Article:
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Landslides are a natural process that removes material from hills, mountains and coastlines. Landslides are common in New Zealand and can range from small events to damaging large scale events.
Compared to many other countries, New Zealand has a high number of landslides because:
Some landslides move whole mountain sides, taking millions of cubic metres of material, at up to 200 kilometres per hour. Others are shallow or slow, moving only a few centimetres a year.
On unstable slopes, three things are important in producing large landslides:
Deforestation has had the largest impact on the stability of hillsides. Clearing land for farming has increased landslide activity by about seven times its natural rate. Road construction and subdivision earthworks can also destabilise slopes and increase landslide rates.
There are different types of landslides, these include:
Each year local councils, roading authorities, private landowners and railway operators spend millions of dollars clearing slips from roads and railway lines. It is a never-ending task – there are always more floods or earthquakes to come, and there is plenty of rock and soil waiting to tumble down.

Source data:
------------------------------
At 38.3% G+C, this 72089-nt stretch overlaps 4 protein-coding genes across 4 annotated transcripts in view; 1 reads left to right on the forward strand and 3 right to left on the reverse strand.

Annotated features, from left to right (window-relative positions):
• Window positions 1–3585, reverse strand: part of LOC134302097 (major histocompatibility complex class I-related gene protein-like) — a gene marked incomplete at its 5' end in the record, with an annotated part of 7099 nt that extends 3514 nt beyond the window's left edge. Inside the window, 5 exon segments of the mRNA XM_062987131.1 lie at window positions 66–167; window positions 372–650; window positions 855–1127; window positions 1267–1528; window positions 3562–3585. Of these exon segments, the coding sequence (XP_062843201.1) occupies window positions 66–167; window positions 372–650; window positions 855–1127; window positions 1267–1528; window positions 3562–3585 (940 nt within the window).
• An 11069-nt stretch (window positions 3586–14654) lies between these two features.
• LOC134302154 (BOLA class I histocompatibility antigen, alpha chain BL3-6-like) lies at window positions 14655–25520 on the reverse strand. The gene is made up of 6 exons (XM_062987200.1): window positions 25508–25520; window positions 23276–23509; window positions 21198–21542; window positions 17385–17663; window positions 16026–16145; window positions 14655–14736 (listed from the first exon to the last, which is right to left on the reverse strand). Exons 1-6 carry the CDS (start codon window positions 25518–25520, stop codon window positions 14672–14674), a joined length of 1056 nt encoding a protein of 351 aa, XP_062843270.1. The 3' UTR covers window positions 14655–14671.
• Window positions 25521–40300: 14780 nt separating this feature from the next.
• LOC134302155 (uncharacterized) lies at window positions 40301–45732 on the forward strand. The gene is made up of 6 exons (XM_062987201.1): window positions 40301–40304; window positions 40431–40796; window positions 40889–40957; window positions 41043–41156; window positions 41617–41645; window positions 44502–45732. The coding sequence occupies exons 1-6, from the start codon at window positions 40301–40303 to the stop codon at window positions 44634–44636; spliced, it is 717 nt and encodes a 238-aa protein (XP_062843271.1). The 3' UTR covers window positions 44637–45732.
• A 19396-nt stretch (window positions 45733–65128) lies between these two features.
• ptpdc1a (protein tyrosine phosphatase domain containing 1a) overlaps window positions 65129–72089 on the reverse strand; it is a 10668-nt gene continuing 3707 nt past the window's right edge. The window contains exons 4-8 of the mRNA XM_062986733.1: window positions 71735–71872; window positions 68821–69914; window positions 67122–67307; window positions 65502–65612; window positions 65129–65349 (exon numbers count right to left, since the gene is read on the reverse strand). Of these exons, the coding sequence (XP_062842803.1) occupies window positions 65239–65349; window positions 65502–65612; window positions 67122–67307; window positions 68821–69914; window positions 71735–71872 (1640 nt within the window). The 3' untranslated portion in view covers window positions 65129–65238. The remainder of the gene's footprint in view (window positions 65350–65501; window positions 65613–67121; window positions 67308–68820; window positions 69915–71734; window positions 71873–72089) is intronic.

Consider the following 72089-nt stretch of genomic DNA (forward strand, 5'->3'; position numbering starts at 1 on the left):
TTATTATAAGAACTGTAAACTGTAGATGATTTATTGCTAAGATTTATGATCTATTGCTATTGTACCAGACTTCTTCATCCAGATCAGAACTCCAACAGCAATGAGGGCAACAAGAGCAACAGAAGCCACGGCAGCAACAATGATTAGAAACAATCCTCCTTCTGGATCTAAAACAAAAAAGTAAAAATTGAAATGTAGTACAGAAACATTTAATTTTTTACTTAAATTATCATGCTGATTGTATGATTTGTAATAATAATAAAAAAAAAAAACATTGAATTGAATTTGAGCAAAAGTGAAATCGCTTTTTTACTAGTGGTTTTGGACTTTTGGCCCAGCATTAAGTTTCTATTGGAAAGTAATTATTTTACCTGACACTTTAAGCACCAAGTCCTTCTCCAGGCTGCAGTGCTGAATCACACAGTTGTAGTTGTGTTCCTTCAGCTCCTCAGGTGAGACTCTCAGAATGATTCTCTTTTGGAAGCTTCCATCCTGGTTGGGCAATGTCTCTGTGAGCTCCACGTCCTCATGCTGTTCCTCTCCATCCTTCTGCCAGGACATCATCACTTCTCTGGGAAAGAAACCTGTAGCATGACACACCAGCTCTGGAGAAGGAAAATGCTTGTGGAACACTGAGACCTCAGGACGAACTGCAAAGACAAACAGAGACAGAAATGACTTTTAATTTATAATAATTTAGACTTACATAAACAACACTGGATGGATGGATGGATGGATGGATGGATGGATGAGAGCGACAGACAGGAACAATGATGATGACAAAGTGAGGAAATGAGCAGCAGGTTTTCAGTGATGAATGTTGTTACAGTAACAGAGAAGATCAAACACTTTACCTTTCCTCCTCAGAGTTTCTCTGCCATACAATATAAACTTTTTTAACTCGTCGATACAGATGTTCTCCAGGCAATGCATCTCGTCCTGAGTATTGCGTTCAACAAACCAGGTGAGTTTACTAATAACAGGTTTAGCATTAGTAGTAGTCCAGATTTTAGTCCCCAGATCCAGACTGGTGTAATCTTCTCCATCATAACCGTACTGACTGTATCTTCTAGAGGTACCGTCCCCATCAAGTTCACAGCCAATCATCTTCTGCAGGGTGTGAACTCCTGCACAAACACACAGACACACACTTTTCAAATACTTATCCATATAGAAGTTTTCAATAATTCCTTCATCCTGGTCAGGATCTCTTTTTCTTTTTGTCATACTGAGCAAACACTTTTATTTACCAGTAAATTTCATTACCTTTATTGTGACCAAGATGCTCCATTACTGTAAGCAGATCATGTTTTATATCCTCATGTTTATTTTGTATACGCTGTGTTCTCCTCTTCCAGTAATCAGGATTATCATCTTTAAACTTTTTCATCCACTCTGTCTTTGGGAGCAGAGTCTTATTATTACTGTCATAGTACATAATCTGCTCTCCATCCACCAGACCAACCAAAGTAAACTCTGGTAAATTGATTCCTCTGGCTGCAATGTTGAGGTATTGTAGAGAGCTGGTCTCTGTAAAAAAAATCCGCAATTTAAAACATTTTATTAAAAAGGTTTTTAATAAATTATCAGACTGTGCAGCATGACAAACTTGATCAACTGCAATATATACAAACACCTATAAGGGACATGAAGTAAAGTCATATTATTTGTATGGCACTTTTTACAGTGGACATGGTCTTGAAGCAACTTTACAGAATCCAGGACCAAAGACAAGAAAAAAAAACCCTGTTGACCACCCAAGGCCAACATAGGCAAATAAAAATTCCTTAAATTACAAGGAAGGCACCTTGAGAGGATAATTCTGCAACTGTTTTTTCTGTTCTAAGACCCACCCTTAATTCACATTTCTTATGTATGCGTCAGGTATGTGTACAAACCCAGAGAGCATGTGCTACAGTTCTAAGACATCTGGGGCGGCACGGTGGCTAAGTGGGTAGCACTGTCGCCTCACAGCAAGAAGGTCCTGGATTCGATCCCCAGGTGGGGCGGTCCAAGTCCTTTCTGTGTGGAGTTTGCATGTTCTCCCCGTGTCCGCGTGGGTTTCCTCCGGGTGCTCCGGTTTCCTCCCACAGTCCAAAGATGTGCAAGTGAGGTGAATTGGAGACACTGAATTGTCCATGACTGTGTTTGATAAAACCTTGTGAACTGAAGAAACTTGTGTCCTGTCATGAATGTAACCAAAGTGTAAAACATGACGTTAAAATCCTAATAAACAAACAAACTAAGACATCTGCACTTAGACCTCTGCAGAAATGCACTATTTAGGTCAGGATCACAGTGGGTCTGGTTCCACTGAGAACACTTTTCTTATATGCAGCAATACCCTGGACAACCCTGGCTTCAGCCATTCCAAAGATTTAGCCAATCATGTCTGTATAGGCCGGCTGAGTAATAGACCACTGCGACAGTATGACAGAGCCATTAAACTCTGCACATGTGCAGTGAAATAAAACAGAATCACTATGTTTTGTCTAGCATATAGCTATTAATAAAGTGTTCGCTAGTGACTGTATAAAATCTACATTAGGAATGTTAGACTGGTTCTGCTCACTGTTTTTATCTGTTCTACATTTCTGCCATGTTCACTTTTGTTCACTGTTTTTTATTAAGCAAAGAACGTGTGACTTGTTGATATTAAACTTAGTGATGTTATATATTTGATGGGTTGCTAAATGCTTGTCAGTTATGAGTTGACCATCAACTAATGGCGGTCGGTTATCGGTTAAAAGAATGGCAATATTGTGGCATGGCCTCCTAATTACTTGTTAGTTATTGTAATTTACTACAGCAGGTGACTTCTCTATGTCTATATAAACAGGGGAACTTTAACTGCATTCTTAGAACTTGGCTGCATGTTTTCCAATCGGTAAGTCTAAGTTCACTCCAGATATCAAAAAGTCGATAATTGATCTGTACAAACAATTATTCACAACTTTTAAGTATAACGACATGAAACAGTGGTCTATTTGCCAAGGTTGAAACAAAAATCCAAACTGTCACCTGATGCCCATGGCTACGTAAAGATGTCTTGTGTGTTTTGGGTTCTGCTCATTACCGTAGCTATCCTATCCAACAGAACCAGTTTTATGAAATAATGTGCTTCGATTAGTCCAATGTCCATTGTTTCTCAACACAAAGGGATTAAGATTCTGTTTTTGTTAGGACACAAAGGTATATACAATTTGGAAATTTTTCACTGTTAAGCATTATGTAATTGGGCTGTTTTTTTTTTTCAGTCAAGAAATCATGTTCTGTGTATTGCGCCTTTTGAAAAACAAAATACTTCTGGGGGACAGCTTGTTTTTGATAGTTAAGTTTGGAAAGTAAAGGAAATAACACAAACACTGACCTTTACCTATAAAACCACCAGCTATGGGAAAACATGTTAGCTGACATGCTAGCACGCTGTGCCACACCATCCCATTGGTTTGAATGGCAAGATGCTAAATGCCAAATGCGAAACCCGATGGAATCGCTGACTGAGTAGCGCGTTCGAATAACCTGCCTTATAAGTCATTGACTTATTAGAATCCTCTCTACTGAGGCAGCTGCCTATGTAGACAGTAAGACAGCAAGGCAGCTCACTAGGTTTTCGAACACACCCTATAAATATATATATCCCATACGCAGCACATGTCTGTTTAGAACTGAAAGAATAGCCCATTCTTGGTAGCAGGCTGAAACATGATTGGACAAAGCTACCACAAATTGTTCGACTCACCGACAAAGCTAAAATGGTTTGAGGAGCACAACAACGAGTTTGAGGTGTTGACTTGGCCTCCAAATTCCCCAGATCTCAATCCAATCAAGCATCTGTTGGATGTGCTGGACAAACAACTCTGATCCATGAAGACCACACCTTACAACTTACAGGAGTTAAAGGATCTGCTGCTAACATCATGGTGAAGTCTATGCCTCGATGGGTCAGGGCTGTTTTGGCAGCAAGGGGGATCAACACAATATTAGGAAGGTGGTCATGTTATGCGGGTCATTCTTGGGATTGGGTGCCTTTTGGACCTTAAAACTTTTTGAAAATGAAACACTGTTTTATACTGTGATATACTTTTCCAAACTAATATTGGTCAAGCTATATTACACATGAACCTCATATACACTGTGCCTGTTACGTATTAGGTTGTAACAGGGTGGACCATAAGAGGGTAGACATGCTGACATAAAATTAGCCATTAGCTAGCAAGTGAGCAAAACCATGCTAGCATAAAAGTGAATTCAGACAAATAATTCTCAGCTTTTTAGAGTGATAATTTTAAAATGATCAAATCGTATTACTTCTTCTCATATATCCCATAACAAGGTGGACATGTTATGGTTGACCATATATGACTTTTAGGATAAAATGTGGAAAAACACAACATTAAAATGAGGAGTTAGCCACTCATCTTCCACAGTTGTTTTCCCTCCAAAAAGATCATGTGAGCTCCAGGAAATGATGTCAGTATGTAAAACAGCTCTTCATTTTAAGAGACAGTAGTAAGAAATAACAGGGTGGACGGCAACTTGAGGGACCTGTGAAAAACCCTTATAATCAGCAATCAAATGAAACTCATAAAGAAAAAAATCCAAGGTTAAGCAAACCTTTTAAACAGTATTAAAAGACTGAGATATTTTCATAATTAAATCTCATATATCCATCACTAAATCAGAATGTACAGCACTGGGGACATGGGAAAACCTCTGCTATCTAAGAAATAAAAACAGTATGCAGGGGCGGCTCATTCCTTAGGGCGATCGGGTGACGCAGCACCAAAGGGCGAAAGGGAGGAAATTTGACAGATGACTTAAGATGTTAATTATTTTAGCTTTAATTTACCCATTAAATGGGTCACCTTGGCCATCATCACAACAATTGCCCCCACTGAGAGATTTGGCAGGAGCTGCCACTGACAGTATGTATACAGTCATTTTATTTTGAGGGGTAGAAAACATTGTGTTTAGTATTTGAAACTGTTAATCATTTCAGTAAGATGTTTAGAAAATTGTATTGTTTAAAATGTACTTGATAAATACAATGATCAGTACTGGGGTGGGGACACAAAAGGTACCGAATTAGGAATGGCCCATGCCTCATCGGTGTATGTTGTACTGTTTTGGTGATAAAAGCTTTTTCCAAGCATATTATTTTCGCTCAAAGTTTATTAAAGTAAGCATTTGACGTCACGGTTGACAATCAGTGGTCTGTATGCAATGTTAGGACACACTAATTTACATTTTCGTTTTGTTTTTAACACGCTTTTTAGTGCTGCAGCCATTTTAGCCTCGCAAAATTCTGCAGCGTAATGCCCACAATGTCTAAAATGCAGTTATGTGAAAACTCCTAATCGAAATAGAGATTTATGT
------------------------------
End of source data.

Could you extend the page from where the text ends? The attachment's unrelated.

In general, landslides are more common in New Zealand than many countries because of the terrain and less stable conditions. However, landslides cause few deaths in New Zealand because there are few settlements in mountainous areas and the population density is relatively low.
A massive rock avalanche changed the height of New Zealand's highest mountain, Aoraki Mount Cook, in December 1991. Can you find out about other large rock avalanches in New Zealand? Image: Loyd Homer, GNS Science.
Landslides are common in New Zealand. This landslide is in Whakatāne. Can you find out what large landslides there have been in New Zealand recently. Image: LEARNZ.
One of New Zealand's most well known landslides was the 1979 Abbotsford landslide in Dunedin which left 69 houses uninhabitable. What type of landslide was this and was anyone hurt? Image: GNS Science.
There are different types of landslides. Sometimes landslides can be a combination of different types. What are the most common landslides in New Zealand? Image: United States Geological Survey. Art work by Margot Johnson.